The Department for Communities and Local Government (DCLG) has published the draft National Planning Policy Framework (NPPF), the document that will guide future local authority planning decisions and that aims to make the planning system less complex and more accessible.
The NPPF condenses more than 1,000 pages of current planning policy to a 58-page document, and the DCLG claims that it preserves all the heritage protection principles that are found in the existing Planning Policy Statement 5: Planning for the Historic Environment.
The reaction to the NPPF draft from environmental charities suggests otherwise. Leading the criticism is the National Trusts Director-General, Dame Fiona Reynolds, who said, on the BBCs Today programme, that the new draft reverses the principle that has informed planning law since its post-war inception. Until now the planning system has existed to protect what is most special in the landscape, she said, whereas the purpose of the new framework is to promote economic growth … based on the core presumption that the default answer to any proposed development will be yes. Believing that this will focus developers and local authorities attention on the narrow grounds of short-term financial gain, rather than delivering the wider public benefit that good planning can deliver, she called on the Government to understand that planning is for people, not for profit.
So strong was the Trusts condemnation of the framework that the DCLG issued a statement responding to incorrect claims by the National Trust that reforms of the planning system will lead to unchecked and damaging development. That statement called such claims plain wrong. The draft policy framework fulfils the commitment in the coalition agreement to protect the Green Belt and Areas of Outstanding Natural Beauty. There are similarly strong protections for the historic environment, which have been welcomed by heritage bodies. These protections are crystal clear in the document.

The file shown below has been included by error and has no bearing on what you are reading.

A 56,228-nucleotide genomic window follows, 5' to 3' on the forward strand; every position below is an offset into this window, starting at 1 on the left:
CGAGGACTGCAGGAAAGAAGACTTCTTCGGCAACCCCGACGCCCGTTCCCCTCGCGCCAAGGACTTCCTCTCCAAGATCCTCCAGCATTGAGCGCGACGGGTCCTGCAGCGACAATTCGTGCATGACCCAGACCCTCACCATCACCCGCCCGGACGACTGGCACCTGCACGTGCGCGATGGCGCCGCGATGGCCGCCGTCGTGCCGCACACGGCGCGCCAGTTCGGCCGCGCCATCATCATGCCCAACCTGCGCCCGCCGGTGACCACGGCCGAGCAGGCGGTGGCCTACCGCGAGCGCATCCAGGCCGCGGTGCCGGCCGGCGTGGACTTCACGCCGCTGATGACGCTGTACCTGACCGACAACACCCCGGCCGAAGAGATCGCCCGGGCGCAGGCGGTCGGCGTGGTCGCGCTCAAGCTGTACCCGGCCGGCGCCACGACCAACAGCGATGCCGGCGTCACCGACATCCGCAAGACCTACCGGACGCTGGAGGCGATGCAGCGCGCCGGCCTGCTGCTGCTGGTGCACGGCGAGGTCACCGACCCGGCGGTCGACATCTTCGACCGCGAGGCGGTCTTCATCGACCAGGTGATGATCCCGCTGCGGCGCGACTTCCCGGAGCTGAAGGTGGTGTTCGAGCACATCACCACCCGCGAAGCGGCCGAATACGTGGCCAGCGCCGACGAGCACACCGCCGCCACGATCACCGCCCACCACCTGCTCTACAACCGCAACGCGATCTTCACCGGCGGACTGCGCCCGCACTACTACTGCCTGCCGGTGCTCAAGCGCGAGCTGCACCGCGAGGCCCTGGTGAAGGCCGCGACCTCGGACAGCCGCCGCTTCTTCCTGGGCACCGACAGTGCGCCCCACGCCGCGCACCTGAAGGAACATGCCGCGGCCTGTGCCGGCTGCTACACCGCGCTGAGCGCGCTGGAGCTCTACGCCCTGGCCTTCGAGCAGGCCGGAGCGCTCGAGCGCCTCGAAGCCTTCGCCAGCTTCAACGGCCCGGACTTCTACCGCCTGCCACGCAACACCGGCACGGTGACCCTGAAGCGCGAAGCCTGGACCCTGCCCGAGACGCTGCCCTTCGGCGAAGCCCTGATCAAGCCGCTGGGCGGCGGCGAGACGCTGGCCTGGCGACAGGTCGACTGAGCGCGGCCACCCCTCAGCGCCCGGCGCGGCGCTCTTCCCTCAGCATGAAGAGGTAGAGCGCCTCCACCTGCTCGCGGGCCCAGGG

The National Trust pointed out in turn that it was not concerned about measures for protecting designated places (Green Belt, National Parks and AONBs); rather, our point was about the overall effect of the draft Framework, which puts considerations of profit and driving the economy forward above those of people and places.
The draft National Planning Policy Framework can be downloaded from the DCLG website, where you can also find details of consultation workshops. The consultation will close on 17 October 2011.
The National Trust has launched its own consultation with the aim of encouraging the Government to think again by demonstrating that people want strong planning principles that protect the environment, not ones based on financial considerations. It has also launched a petition calling on the government to rethink its planning reforms.
Ahead of the launch of the draft National Planning Policy Framework, our Fellow Sir Simon Jenkins, Chairman of the National Trust, prefigured many of the issues when he delivered this years Boydell Lecture, an annual lecture established in memory of Peter Boydell QC to address topics of current interest to do with planning, environmental or local government law.
Sir Simons core message was that the Governments plans for simplifying the planning system and encouraging localism will lead to an anarchic situation that will be hijacked by development lobbyists for their own gain. He attacked the development lobbyists, now all powerful within government for trying to present themselves as dispassionate philanthropists, concerned only with economic prosperity and growth and branding those who stand in their way as nimbyists. He accused them of being pimpyists, greedy for profit in my pocket. Even so, they seem to have persuaded the Government, on the basis of nothing but assertions, that planning controls are a bar to growth, he said.
Sir Simon quoted paragraph 19 of the National Planning Policy Framework, which states that the Governments clear expectation is that we move to a system where the default answer to development is yes. In the case of a designated heritage asset (paragraph 184), for example, development may still be permitted that results in substantial harm to or total loss of significance if the harm or loss is outweighed by the benefit of bringing the site back into use.